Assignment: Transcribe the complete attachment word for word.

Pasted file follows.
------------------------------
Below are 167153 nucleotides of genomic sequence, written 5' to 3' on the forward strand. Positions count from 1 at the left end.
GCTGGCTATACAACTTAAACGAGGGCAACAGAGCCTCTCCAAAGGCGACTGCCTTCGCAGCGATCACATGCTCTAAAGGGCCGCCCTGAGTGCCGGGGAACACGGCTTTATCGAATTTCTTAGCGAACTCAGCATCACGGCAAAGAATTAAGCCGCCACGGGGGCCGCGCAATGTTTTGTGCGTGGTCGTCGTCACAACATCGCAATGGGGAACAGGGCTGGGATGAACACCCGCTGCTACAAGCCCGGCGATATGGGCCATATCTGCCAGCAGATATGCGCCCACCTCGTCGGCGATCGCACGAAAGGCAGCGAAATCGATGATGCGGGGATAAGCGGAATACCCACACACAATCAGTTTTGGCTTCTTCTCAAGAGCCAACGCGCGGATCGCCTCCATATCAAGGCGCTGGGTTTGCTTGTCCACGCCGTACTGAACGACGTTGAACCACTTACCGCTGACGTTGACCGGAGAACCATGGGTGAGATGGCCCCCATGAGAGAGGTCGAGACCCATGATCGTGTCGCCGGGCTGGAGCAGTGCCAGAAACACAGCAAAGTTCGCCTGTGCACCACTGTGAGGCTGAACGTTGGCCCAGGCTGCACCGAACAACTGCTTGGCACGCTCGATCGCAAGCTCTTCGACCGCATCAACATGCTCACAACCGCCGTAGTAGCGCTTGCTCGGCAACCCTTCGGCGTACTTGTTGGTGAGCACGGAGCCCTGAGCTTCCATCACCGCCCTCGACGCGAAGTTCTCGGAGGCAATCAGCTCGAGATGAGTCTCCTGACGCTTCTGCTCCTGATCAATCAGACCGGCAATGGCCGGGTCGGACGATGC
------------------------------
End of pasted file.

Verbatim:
Below are 167153 nucleotides of genomic sequence, written 5' to 3' on the forward strand. Positions count from 1 at the left end.
GCTGGCTATACAACTTAAACGAGGGCAACAGAGCCTCTCCAAAGGCGACTGCCTTCGCAGCGATCACATGCTCTAAAGGGCCGCCCTGAGTGCCGGGGAACACGGCTTTATCGAATTTCTTAGCGAACTCAGCATCACGGCAAAGAATTAAGCCGCCACGGGGGCCGCGCAATGTTTTGTGCGTGGTCGTCGTCACAACATCGCAATGGGGAACAGGGCTGGGATGAACACCCGCTGCTACAAGCCCGGCGATATGGGCCATATCTGCCAGCAGATATGCGCCCACCTCGTCGGCGATCGCACGAAAGGCAGCGAAATCGATGATGCGGGGATAAGCGGAATACCCACACACAATCAGTTTTGGCTTCTTCTCAAGAGCCAACGCGCGGATCGCCTCCATATCAAGGCGCTGGGTTTGCTTGTCCACGCCGTACTGAACGACGTTGAACCACTTACCGCTGACGTTGACCGGAGAACCATGGGTGAGATGGCCCCCATGAGAGAGGTCGAGACCCATGATCGTGTCGCCGGGCTGGAGCAGTGCCAGAAACACAGCAAAGTTCGCCTGTGCACCACTGTGAGGCTGAACGTTGGCCCAGGCTGCACCGAACAACTGCTTGGCACGCTCGATCGCAAGCTCTTCGACCGCATCAACATGCTCACAACCGCCGTAGTAGCGCTTGCTCGGCAACCCTTCGGCGTACTTGTTGGTGAGCACGGAGCCCTGAGCTTCCATCACCGCCCTCGACGCGAAGTTCTCGGAGGCAATCAGCTCGAGATGAGTCTCCTGACGCTTCTGCTCCTGATCAATCAGACCGGCAATGGCCGGGTCGGACGATGC